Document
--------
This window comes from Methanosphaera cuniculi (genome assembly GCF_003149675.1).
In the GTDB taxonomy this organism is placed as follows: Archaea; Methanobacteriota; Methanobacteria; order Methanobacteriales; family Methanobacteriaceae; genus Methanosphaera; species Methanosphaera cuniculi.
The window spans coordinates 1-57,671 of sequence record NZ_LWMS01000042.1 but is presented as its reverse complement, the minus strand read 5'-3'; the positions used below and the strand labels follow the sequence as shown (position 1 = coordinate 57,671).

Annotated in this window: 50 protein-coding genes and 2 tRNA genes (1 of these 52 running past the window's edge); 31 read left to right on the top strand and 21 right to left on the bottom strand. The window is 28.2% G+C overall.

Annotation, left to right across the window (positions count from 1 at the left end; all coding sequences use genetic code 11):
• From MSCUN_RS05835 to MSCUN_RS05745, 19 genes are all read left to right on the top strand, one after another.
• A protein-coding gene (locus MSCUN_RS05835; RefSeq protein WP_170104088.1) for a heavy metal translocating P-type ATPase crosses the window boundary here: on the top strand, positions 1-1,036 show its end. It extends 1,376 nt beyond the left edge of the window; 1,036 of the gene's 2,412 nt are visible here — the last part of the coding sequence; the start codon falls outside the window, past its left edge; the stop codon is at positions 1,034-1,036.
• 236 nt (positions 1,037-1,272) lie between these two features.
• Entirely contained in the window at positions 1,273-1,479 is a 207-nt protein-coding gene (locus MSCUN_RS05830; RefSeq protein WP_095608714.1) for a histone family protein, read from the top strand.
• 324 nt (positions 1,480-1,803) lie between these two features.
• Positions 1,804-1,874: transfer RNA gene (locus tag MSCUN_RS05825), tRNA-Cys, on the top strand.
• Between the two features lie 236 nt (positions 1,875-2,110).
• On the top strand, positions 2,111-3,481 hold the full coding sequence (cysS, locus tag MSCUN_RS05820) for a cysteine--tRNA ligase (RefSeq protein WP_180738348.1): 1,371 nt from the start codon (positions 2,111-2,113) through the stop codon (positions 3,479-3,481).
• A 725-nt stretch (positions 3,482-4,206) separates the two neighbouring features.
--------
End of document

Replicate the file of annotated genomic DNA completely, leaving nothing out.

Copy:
This window comes from Methanosphaera cuniculi (genome assembly GCF_003149675.1).
In the GTDB taxonomy this organism is placed as follows: Archaea; Methanobacteriota; Methanobacteria; order Methanobacteriales; family Methanobacteriaceae; genus Methanosphaera; species Methanosphaera cuniculi.
The window spans coordinates 1-57,671 of sequence record NZ_LWMS01000042.1 but is presented as its reverse complement, the minus strand read 5'-3'; the positions used below and the strand labels follow the sequence as shown (position 1 = coordinate 57,671).

Annotated in this window: 50 protein-coding genes and 2 tRNA genes (1 of these 52 running past the window's edge); 31 read left to right on the top strand and 21 right to left on the bottom strand. The window is 28.2% G+C overall.

Annotation, left to right across the window (positions count from 1 at the left end; all coding sequences use genetic code 11):
• From MSCUN_RS05835 to MSCUN_RS05745, 19 genes are all read left to right on the top strand, one after another.
• A protein-coding gene (locus MSCUN_RS05835; RefSeq protein WP_170104088.1) for a heavy metal translocating P-type ATPase crosses the window boundary here: on the top strand, positions 1-1,036 show its end. It extends 1,376 nt beyond the left edge of the window; 1,036 of the gene's 2,412 nt are visible here — the last part of the coding sequence; the start codon falls outside the window, past its left edge; the stop codon is at positions 1,034-1,036.
• 236 nt (positions 1,037-1,272) lie between these two features.
• Entirely contained in the window at positions 1,273-1,479 is a 207-nt protein-coding gene (locus MSCUN_RS05830; RefSeq protein WP_095608714.1) for a histone family protein, read from the top strand.
• 324 nt (positions 1,480-1,803) lie between these two features.
• Positions 1,804-1,874: transfer RNA gene (locus tag MSCUN_RS05825), tRNA-Cys, on the top strand.
• Between the two features lie 236 nt (positions 1,875-2,110).
• On the top strand, positions 2,111-3,481 hold the full coding sequence (cysS, locus tag MSCUN_RS05820) for a cysteine--tRNA ligase (RefSeq protein WP_180738348.1): 1,371 nt from the start codon (positions 2,111-2,113) through the stop codon (positions 3,479-3,481).
• A 725-nt stretch (positions 3,482-4,206) separates the two neighbouring features.